Editor's note: This is one in a series of articles focusing on Chapter 57 of the Laws of 2007, which calls for an enhanced accountability system for schools, including the creation of statewide minimum standards for teacher tenure. These upcoming changes were approved last spring by the governor and Legislature as part of the 2007-08 state budget.
Tenure law changes are on their way in 2008-09, and NYSUT is carefully monitoring development of the new regulations to ensure that they make sense and respect collective bargaining rights.
The upcoming changes, which require the creation of statewide minimum standards for teacher tenure determinations, are part of Gov. Spitzer's education accountability system.
Under Chapter 57 of the Laws of 2007, the statewide process for tenure determinations made on or after July 1, 2008, includes:
an evaluation of the teacher's successful use of student performance data when providing instruction;
peer review by other teachers, as far as practicable; and
an assessment by the teacher's building administrator.
NYSUT Vice President Maria Neira discussed the upcoming changes at NYSUT's Policy Council meeting last month.
The law would affect teachers who are currently in their tenure track; however, NYSUT, working collaboratively with the State Education Department, is seeking to amend the law so it applies prospectively to teachers hired on or after July 1, 2008.
"NYSUT opposes making changes affecting teachers currently in a tenure track," Neira said. "It's a matter of fairness. You can't change the rules in the middle of the process."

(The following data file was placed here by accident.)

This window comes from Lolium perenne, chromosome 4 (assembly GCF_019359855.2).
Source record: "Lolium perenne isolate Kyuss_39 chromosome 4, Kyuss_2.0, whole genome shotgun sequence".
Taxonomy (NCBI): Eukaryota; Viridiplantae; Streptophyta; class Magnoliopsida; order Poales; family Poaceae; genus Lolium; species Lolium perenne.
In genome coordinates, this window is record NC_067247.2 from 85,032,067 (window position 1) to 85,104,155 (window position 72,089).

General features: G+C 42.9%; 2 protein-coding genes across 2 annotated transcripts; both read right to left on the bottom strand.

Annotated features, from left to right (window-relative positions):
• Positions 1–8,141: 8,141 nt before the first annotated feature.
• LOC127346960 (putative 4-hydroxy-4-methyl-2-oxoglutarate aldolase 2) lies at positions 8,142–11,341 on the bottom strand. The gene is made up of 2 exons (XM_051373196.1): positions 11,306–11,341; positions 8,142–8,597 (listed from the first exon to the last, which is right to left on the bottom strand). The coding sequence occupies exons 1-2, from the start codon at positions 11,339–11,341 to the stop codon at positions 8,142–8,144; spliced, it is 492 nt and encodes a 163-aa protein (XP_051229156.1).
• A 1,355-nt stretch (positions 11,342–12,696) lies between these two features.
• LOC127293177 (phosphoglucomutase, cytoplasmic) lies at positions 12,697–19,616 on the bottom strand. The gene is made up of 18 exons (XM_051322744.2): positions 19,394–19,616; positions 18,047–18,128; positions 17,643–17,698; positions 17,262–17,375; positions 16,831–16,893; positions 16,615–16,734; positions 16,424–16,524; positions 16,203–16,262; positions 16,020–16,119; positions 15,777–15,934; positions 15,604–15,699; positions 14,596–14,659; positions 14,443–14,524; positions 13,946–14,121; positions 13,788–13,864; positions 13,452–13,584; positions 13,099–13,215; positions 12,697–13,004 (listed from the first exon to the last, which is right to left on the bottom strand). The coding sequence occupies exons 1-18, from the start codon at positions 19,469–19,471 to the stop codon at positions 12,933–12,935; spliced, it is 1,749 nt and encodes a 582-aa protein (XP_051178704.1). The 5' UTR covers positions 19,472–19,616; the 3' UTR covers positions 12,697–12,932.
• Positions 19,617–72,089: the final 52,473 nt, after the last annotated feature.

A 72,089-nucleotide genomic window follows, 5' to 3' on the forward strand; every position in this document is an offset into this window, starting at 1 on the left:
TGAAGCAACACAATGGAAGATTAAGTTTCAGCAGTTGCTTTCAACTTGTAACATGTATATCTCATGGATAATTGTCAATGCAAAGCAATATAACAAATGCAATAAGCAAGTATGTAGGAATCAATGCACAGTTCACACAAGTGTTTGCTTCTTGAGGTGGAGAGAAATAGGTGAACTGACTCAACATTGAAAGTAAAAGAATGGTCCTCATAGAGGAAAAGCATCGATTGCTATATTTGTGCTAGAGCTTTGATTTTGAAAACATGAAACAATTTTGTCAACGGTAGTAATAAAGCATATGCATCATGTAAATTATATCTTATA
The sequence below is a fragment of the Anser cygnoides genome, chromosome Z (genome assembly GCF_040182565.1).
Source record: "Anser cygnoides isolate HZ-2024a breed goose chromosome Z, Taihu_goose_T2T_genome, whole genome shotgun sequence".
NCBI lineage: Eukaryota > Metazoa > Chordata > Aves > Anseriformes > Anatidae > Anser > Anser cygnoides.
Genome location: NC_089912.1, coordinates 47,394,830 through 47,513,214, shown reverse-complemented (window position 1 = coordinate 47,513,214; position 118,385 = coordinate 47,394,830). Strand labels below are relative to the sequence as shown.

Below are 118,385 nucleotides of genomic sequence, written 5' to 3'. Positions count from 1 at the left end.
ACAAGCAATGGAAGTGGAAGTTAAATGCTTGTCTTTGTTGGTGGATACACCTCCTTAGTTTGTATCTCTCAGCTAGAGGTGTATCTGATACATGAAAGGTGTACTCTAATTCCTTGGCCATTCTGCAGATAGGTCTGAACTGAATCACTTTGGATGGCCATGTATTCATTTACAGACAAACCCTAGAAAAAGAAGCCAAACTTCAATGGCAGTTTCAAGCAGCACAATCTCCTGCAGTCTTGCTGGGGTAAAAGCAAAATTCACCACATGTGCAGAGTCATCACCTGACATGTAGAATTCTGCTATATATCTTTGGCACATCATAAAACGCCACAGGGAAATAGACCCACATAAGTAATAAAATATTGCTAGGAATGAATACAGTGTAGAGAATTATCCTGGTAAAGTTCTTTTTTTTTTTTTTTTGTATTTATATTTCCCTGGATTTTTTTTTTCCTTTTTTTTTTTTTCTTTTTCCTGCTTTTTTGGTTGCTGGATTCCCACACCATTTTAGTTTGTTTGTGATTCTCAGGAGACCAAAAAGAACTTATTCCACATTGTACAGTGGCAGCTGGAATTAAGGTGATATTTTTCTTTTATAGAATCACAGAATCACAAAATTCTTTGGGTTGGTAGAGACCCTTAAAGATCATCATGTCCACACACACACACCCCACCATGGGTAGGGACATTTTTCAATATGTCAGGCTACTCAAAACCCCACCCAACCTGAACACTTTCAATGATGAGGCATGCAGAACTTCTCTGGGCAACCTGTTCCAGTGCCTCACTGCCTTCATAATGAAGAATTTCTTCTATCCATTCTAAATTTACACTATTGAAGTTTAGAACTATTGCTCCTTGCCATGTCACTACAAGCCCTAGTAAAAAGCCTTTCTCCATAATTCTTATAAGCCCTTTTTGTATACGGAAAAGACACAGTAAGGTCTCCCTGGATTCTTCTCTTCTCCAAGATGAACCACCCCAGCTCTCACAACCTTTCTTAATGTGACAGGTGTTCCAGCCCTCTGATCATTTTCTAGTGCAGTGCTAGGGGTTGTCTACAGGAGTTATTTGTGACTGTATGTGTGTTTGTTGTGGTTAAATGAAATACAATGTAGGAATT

NYSUT is also working to ensure that the regulations clearly indicate that any changes in the determination of tenure for new teachers are consistent with the local collective bargaining agreement.
While the executive budget initially proposed using student test scores to determine tenure, NYSUT's advocacy was instrumental in getting the state Legislature to reject that proposal.
Instead, the law will require using student performance to improve instruction.
"It means school districts must provide teachers with information, professional development and timely student data to assist improving instruction," Neira said. "It does not mean the evaluation of teachers is based on student test scores."
Neira noted the process for evaluating teachers is a mandatory subject of collective bargaining and part of the Annual Professional Performance Review.
Currently, the APPR requirement includes peer review as an optional method of teacher evaluation and proper training of administrators to conduct teacher evaluation.
"To us, peer review can be used 'as far as practicable,' as long as it is collectively bargained at the local level," Neira said.
Local union leaders may believe peer review is not 'practicable,' for example, in a small rural district where there are not enough other subject area teachers.
In response to local leaders' requests, NYSUT will develop a training session on the new regulations and the use of student data to inform instruction.
Leaders also asked that the statewide union share best practices for peer review programs and make sample contract language available.
Neira noted that the State Education Department has not yet released its proposed regulations.
The state Board of Regents is scheduled this month to discuss a concept proposal for tenure regulations.
Watch www.nysut.org and New York Teacher for the latest details.
- Sylvia Saunders